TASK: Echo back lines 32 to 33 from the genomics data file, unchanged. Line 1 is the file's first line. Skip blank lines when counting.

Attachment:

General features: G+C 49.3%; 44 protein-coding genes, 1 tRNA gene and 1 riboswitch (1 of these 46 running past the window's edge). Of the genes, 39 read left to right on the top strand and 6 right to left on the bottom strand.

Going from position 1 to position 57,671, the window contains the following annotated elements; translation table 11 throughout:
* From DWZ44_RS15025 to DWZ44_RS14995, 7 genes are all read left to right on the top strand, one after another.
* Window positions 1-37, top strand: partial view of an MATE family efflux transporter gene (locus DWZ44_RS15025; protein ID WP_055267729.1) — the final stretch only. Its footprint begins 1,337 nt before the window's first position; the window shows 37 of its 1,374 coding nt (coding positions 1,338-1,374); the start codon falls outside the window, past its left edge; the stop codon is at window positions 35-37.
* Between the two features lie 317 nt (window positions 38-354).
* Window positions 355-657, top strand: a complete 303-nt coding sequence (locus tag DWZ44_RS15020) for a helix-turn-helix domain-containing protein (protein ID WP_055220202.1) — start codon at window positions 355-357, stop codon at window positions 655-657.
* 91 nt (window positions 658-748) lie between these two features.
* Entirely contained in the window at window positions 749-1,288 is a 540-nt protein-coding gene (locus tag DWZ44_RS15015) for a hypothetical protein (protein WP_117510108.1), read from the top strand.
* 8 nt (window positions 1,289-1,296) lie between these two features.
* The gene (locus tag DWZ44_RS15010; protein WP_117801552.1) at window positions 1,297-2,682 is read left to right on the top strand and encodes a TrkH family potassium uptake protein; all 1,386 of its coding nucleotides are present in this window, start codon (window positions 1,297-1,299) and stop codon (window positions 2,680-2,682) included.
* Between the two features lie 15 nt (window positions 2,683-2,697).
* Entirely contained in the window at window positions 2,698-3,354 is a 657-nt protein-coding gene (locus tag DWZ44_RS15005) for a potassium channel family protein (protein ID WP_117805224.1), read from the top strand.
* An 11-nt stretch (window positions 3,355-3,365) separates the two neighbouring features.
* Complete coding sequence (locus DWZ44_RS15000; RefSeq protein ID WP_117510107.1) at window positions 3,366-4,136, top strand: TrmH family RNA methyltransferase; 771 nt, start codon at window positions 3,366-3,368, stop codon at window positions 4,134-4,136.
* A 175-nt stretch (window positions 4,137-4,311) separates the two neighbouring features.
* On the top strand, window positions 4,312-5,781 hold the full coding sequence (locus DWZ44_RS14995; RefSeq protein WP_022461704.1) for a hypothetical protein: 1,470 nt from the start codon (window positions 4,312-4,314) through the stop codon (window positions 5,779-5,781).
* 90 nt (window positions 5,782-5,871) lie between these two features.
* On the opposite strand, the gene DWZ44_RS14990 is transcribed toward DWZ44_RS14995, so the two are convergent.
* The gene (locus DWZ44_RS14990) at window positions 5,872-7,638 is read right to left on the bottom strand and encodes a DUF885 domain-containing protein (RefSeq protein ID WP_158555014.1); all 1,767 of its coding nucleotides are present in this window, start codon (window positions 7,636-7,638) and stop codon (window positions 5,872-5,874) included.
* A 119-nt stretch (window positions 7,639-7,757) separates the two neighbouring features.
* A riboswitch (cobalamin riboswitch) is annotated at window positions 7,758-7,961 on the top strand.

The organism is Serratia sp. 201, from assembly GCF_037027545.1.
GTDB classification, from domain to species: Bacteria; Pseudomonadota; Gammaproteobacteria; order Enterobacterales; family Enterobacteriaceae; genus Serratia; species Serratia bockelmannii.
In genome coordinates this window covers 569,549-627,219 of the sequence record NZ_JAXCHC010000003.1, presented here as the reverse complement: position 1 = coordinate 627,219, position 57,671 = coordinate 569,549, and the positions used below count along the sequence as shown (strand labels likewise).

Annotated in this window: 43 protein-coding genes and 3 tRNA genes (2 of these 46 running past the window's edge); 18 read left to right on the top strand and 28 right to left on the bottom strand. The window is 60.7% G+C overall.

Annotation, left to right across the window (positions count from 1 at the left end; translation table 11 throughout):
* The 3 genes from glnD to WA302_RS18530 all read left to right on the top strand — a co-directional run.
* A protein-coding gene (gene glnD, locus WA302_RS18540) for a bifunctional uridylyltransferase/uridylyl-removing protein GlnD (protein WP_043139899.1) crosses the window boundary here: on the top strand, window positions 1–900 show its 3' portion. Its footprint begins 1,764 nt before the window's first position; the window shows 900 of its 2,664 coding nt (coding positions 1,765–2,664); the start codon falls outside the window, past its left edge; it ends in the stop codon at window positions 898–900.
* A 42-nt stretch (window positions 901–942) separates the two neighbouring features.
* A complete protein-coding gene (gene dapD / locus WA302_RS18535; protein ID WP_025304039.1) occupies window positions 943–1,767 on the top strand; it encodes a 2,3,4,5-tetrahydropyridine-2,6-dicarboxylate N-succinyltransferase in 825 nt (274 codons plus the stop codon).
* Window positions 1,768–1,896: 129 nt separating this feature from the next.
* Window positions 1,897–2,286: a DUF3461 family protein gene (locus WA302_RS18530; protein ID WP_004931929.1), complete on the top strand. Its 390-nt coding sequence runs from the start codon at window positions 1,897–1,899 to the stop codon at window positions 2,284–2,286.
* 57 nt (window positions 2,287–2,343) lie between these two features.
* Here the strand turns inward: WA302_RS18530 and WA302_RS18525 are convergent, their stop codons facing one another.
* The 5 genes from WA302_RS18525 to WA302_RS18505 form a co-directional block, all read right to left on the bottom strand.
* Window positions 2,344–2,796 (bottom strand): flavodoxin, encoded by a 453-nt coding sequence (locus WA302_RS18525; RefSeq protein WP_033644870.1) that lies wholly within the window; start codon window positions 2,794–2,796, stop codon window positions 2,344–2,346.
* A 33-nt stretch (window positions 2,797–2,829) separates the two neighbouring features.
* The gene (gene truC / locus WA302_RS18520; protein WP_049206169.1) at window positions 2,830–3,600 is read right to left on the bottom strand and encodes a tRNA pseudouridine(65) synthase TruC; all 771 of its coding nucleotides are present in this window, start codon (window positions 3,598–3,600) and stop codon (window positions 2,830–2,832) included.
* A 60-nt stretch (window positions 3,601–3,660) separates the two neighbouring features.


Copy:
* Window positions 1,897–2,286: a DUF3461 family protein gene (locus WA302_RS18530; protein ID WP_004931929.1), complete on the top strand. Its 390-nt coding sequence runs from the start codon at window positions 1,897–1,899 to the stop codon at window positions 2,284–2,286.
* 57 nt (window positions 2,287–2,343) lie between these two features.